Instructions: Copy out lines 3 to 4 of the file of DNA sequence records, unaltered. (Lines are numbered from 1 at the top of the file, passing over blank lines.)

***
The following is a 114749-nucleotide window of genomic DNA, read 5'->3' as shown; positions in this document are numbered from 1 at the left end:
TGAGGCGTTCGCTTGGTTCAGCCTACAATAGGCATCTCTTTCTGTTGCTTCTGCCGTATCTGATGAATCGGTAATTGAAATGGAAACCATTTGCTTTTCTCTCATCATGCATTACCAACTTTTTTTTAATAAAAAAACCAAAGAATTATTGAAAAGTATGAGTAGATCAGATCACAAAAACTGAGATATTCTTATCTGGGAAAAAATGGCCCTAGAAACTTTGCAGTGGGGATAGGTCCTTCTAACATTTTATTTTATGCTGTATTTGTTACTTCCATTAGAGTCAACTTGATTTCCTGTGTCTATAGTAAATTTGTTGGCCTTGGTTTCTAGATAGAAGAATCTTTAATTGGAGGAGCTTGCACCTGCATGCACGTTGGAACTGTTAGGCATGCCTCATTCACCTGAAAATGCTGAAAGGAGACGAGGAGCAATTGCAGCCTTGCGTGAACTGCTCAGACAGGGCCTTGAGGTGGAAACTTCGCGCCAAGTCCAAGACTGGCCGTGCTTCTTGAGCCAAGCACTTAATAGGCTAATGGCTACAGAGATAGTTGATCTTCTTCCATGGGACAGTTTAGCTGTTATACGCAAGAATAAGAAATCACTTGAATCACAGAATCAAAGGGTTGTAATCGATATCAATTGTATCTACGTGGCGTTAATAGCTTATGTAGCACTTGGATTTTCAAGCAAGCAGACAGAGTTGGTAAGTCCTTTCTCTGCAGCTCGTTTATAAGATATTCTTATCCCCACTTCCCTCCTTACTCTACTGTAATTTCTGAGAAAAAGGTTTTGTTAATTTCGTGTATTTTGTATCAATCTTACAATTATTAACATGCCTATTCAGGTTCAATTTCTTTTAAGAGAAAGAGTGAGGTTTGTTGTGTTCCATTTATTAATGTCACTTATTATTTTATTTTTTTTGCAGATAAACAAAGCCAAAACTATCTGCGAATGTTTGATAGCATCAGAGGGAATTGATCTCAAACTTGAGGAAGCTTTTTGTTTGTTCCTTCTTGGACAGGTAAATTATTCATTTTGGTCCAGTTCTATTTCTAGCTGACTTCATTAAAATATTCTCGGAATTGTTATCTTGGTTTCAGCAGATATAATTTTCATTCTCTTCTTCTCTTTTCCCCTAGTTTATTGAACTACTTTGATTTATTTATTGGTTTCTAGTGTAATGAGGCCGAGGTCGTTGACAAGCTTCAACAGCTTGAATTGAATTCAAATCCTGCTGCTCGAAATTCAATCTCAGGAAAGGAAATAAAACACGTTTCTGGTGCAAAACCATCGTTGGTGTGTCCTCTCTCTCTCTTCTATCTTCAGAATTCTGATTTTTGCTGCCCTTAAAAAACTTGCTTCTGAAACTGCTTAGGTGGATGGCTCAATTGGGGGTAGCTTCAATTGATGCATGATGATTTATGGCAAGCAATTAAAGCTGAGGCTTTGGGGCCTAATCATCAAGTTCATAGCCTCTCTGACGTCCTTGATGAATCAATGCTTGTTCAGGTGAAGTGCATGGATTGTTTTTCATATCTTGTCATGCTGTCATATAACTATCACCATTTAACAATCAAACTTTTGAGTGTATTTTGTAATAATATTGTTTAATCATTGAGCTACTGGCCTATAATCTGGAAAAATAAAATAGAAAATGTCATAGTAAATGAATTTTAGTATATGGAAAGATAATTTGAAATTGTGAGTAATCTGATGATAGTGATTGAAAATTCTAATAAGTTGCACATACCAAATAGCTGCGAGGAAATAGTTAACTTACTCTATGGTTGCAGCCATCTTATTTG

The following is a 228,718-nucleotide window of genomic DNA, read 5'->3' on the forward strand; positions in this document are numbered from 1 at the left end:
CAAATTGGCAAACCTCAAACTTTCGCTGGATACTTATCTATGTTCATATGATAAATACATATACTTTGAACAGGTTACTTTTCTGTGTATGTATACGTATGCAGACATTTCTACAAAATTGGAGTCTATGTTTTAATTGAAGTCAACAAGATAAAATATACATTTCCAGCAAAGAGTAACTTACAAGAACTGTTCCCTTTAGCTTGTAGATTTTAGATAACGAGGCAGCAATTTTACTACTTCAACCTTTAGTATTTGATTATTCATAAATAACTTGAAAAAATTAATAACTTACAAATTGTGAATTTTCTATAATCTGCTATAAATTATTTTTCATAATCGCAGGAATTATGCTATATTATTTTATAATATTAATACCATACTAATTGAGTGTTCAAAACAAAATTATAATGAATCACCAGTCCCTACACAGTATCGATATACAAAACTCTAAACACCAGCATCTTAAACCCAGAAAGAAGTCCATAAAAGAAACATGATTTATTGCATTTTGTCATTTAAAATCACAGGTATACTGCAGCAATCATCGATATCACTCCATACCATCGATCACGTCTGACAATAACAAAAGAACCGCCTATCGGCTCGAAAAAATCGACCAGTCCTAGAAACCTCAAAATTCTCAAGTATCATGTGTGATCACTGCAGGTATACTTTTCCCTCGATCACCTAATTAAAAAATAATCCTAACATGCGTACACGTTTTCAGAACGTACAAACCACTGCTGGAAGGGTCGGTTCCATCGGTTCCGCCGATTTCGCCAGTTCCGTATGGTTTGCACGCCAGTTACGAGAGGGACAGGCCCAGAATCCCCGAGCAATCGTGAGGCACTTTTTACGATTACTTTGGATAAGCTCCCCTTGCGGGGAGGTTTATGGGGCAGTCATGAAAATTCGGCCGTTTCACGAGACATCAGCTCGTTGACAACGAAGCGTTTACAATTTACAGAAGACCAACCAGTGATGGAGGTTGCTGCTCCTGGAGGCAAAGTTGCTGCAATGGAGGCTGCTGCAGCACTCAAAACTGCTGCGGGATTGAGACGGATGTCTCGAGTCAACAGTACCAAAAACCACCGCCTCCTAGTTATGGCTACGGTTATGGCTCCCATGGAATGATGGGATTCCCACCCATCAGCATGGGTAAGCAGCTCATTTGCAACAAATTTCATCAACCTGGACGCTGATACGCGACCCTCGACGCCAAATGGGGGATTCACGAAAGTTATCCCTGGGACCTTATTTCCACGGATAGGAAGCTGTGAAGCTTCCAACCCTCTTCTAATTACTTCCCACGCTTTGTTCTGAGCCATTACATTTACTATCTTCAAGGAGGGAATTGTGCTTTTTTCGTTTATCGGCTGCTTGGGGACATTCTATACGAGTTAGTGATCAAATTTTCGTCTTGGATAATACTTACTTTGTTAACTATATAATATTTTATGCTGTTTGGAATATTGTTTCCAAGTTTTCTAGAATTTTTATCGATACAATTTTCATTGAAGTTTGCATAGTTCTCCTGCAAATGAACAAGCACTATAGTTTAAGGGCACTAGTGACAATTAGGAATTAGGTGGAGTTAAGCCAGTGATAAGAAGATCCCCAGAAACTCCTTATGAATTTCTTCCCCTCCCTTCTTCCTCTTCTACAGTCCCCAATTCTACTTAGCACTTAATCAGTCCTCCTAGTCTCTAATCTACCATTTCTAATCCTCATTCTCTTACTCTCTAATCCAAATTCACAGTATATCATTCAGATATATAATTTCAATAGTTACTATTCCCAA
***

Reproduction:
The following is a 228,718-nucleotide window of genomic DNA, read 5'->3' on the forward strand; positions in this document are numbered from 1 at the left end:
CAAATTGGCAAACCTCAAACTTTCGCTGGATACTTATCTATGTTCATATGATAAATACATATACTTTGAACAGGTTACTTTTCTGTGTATGTATACGTATGCAGACATTTCTACAAAATTGGAGTCTATGTTTTAATTGAAGTCAACAAGATAAAATATACATTTCCAGCAAAGAGTAACTTACAAGAACTGTTCCCTTTAGCTTGTAGATTTTAGATAACGAGGCAGCAATTTTACTACTTCAACCTTTAGTATTTGATTATTCATAAATAACTTGAAAAAATTAATAACTTACAAATTGTGAATTTTCTATAATCTGCTATAAATTATTTTTCATAATCGCAGGAATTATGCTATATTATTTTATAATATTAATACCATACTAATTGAGTGTTCAAAACAAAATTATAATGAATCACCAGTCCCTACACAGTATCGATATACAAAACTCTAAACACCAGCATCTTAAACCCAGAAAGAAGTCCATAAAAGAAACATGATTTATTGCATTTTGTCATTTAAAATCACAGGTATACTGCAGCAATCATCGATATCACTCCATACCATCGATCACGTCTGACAATAACAAAAGAACCGCCTATCGGCTCGAAAAAATCGACCAGTCCTAGAAACCTCAAAATTCTCAAGTATCATGTGTGATCACTGCAGGTATACTTTTCCCTCGATCACCTAATTAAAAAATAATCCTAACATGCGTACACGTTTTCAGAACGTACAAACCACTGCTGGAAGGGTCGGTTCCATCGGTTCCGCCGATTTCGCCAGTTCCGTATGGTTTGCACGCCAGTTACGAGAGGGACAGGCCCAGAATCCCCGAGCAATCGTGAGGCACTTTTTACGATTACTTTGGATAAGCTCCCCTTGCGGGGAGGTTTATGGGGCAGTCATGAAAATTCGGCCGTTTCACGAGACATCAGCTCGTTGACAACGAAGCGTTTACAATTTACAGAAGACCAACCAGTGATGGAGGTTGCTGCTCCTGGAGGCAAAGTTGCTGCAATGGAGGCTGCTGCAGCACTCAAAACTGCTGCGGGATTGAGACGGATGTCTCGAGTCAACAGTACCAAAAACCACCGCCTCCTAGTTATGGCTACGGTTATGGCTCCCATGGAATGATGGGATTCCCACCCATCAGCATGGGTAAGCAGCTCATTTGCAACAAATTTCATCAACCTGGACGCTGATACGCGACCCTCGACGCCAAATGGGGGATTCACGAAAGTTATCCCTGGGACCTTATTTCCACGGATAGGAAGCTGTGAAGCTTCCAACCCTCTTCTAATTACTTCCCACGCTTTGTTCTGAGCCATTACATTTACTATCTTCAAGGAGGGAATTGTGCTTTTTTCGTTTATCGGCTGCTTGGGGACATTCTATACGAGTTAGTGATCAAATTTTCGTCTTGGATAATACTTACTTTGTTAACTATATAATATTTTATGCTGTTTGGAATATTGTTTCCAAGTTTTCTAGAATTTTTATCGATACAATTTTCATTGAAGTTTGCATAGTTCTCCTGCAAATGAACAAGCACTATAGTTTAAGGGCACTAGTGACAATTAGGAATTAGGTGGAGTTAAGCCAGTGATAAGAAGATCCCCAGAAACTCCTTATGAATTTCTTCCCCTCCCTTCTTCCTCTTCTACAGTCCCCAATTCTACTTAGCACTTAATCAGTCCTCCTAGTCTCTAATCTACCATTTCTAATCCTCATTCTCTTACTCTCTAATCCAAATTCACAGTATATCATTCAGATATATAATTTCAATAGTTACTATTCCCAA